Home > Issue 4 (Volume 6) > Teaching Supportive Psychotherapy in the Twenty-First Century
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Although supportive psychotherapy has had a long history in our field, relatively little attention has been paid to defining a body of material that residents should be taught in order to fulfill our current educational mandate. Teaching the evidence base for the efficacy of supportive psychotherapy is reviewed. The article then discusses three different conceptualizations of supportive psychotherapy—as comprising the fundamental elements of all psychotherapies, as one end of a spectrum of dynamic therapies, and as a distinct set of directly helpful therapeutic interventions. The importance of each of these perspectives to an integrated model of supportive therapy is discussed in the context of the teaching and training needs of psychiatric health professionals.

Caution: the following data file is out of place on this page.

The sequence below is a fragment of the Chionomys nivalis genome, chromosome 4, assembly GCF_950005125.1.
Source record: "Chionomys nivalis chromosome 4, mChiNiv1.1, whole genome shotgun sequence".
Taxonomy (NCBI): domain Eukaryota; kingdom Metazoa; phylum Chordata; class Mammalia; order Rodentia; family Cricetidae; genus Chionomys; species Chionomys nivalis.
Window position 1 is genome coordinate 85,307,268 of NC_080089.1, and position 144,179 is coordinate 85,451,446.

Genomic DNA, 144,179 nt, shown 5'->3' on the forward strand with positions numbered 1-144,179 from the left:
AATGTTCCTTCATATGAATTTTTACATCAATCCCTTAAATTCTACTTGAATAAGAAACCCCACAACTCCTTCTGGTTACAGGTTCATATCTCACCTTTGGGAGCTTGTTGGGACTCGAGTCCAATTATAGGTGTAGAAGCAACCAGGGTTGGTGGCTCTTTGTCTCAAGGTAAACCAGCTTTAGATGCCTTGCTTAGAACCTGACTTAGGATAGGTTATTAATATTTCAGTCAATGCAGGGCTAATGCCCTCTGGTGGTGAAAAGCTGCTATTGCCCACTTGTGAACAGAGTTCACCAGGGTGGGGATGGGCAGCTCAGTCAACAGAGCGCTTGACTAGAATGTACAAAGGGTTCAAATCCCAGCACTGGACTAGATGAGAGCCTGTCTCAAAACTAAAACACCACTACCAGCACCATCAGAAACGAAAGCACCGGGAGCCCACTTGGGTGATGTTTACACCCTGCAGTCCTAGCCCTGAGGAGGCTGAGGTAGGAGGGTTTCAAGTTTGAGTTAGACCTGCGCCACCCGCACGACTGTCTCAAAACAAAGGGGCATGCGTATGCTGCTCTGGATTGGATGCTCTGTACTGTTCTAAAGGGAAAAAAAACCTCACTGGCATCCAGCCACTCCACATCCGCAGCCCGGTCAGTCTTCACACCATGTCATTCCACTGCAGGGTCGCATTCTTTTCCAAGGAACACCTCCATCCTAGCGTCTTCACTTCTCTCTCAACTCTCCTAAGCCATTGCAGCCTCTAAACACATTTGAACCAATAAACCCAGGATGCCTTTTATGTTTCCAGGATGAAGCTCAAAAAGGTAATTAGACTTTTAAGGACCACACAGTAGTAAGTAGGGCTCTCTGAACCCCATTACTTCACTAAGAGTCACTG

Keywords: education, psychotherapy, support, therapy, psychiatric health professionals.

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